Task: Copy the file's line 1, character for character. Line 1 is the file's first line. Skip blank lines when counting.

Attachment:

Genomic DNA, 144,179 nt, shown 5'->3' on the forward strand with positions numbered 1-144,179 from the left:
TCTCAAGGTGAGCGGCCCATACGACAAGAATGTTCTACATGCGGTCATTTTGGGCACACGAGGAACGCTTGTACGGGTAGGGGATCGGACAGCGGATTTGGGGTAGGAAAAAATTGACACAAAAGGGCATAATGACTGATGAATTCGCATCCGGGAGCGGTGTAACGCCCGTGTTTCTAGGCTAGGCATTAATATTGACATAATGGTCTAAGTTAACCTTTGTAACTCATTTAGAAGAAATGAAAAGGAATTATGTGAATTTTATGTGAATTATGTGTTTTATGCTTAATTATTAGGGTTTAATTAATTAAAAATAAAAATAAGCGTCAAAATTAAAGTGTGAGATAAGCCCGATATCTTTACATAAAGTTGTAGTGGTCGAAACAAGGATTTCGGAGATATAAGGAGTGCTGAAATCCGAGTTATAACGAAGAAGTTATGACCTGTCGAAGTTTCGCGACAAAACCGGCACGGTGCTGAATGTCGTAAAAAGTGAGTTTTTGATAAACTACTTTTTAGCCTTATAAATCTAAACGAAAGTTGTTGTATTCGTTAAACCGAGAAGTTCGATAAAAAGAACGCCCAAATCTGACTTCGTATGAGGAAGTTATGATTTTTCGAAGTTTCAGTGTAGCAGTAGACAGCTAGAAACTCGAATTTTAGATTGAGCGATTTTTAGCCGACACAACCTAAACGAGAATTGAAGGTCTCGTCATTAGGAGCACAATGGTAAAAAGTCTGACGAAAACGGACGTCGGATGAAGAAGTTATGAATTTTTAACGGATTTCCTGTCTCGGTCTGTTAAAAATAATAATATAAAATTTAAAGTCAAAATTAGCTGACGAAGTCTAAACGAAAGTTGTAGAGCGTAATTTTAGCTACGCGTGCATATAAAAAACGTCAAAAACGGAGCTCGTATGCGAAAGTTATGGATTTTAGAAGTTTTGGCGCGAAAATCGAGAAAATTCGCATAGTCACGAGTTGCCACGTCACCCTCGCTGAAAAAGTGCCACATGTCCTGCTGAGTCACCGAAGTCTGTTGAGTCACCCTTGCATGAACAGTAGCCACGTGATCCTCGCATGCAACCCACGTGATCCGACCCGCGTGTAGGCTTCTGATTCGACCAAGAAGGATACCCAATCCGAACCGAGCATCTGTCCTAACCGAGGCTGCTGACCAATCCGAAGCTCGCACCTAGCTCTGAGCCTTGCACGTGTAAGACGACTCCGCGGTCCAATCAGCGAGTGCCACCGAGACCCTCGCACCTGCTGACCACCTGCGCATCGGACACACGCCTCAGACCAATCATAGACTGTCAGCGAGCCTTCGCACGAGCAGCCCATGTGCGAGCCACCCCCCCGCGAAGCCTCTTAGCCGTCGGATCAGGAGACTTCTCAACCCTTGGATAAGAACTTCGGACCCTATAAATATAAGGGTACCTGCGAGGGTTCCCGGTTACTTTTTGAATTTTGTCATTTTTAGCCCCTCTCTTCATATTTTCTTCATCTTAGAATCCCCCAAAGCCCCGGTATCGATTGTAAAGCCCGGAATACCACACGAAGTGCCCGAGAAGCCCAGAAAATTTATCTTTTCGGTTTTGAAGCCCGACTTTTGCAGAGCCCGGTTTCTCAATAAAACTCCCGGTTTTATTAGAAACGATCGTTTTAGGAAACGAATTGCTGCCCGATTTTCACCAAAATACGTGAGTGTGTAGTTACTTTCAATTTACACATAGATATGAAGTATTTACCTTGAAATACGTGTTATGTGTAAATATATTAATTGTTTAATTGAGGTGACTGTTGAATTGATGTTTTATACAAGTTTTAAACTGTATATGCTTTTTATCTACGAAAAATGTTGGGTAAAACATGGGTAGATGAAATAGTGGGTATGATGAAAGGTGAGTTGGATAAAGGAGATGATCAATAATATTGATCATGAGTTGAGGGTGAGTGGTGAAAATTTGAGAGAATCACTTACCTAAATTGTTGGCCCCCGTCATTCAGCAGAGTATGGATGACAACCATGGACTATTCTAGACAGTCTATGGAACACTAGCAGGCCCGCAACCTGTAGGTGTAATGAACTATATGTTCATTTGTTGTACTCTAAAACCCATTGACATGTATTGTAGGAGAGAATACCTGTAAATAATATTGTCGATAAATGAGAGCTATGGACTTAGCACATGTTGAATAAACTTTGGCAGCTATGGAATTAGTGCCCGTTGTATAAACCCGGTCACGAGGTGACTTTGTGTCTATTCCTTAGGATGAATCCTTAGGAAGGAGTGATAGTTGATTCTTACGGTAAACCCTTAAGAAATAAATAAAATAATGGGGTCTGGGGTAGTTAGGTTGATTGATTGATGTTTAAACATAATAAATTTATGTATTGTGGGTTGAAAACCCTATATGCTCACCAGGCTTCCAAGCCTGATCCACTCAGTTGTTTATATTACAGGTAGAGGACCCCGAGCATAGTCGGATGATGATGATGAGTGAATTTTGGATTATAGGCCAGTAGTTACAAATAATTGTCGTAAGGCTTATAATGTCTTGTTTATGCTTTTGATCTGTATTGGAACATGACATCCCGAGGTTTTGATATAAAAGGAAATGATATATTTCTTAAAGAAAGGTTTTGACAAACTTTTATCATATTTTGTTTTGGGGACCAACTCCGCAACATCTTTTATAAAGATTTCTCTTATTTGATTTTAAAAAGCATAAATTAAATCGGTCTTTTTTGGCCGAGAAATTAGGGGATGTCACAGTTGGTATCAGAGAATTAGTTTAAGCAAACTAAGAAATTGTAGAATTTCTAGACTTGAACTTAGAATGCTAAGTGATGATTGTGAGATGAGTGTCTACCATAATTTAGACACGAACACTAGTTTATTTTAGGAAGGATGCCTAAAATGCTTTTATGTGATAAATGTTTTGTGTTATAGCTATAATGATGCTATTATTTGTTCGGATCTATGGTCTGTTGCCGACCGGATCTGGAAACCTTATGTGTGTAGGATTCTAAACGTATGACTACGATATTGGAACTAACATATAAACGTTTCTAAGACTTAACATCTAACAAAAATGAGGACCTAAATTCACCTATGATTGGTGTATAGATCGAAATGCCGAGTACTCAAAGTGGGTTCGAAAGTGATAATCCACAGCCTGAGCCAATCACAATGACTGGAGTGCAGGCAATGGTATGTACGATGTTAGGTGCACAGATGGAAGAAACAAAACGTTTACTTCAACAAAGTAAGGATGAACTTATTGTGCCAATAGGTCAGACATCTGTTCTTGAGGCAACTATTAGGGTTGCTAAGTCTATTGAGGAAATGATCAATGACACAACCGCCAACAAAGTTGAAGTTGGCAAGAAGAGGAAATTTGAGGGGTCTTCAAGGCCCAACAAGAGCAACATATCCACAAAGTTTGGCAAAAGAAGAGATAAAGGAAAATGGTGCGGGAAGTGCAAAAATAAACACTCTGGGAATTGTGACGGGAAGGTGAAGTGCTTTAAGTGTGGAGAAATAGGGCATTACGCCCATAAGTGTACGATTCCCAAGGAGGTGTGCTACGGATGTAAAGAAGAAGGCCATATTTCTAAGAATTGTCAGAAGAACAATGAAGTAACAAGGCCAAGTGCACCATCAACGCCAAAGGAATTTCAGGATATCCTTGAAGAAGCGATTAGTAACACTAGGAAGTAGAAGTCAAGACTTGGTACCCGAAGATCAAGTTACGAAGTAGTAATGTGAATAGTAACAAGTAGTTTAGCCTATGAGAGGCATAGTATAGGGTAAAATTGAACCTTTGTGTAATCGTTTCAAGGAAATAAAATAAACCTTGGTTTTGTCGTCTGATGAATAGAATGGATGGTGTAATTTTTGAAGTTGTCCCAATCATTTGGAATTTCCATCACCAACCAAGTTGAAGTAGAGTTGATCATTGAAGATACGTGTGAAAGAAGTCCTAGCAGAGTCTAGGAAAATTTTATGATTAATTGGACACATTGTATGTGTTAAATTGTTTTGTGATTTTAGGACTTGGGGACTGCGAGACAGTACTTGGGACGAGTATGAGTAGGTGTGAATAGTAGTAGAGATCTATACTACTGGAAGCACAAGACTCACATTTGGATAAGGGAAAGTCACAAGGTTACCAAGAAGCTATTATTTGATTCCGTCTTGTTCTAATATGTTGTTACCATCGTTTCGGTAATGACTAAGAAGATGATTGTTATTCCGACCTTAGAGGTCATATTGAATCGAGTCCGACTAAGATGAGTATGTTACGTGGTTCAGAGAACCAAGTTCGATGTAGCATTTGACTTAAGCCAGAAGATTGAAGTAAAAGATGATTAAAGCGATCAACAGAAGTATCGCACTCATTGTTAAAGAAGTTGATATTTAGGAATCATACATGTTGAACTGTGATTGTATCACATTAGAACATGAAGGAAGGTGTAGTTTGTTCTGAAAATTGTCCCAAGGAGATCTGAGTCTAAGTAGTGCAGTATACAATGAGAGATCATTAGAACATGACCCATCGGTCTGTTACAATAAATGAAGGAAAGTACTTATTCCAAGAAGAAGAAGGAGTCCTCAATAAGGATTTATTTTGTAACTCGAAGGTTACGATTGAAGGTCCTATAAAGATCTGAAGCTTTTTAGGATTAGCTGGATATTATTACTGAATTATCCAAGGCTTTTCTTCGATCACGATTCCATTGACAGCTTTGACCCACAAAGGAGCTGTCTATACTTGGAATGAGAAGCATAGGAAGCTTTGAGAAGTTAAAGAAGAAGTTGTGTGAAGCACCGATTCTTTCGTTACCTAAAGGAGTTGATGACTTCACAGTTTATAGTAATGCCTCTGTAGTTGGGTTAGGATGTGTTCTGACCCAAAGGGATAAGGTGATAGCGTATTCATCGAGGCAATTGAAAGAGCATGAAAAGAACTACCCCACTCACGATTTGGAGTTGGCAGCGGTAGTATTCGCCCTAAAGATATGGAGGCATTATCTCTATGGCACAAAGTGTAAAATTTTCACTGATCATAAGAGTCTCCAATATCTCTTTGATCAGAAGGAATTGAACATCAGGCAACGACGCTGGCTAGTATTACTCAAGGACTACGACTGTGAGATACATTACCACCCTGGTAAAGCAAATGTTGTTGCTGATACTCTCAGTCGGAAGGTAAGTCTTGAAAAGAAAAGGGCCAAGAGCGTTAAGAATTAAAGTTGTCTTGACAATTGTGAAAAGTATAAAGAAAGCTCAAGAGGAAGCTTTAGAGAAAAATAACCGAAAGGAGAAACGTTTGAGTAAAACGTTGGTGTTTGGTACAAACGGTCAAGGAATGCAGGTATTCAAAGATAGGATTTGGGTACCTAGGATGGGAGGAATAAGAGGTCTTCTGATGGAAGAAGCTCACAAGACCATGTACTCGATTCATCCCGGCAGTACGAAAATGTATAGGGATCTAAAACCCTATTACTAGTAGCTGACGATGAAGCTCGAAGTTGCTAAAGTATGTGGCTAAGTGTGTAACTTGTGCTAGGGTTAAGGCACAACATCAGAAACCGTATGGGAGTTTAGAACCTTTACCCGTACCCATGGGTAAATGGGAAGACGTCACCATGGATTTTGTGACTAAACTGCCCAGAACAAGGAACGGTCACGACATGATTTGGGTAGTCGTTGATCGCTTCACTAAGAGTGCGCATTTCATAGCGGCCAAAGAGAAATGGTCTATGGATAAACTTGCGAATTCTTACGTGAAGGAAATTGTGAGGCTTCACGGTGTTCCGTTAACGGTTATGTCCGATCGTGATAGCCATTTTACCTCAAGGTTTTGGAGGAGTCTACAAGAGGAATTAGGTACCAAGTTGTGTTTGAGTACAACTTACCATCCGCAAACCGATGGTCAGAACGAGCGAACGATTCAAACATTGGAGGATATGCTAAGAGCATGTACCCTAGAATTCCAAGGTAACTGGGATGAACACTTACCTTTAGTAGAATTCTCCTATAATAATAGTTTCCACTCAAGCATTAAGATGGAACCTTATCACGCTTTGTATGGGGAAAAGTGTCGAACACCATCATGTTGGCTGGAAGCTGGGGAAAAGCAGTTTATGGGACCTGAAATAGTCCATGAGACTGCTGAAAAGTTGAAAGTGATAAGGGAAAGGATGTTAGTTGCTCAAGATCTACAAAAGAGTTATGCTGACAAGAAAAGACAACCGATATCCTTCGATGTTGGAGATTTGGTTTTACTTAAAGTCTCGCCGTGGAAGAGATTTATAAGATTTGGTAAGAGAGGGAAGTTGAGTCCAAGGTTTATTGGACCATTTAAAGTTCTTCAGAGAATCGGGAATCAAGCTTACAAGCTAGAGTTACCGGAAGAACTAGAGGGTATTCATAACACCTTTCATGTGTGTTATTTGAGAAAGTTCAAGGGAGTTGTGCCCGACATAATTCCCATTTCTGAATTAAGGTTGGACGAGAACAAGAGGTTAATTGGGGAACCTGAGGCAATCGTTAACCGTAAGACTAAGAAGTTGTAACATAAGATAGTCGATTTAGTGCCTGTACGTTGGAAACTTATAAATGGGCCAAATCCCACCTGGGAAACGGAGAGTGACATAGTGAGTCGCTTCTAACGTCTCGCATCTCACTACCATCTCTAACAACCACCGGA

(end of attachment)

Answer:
Genomic DNA, 144,179 nt, shown 5'->3' on the forward strand with positions numbered 1-144,179 from the left: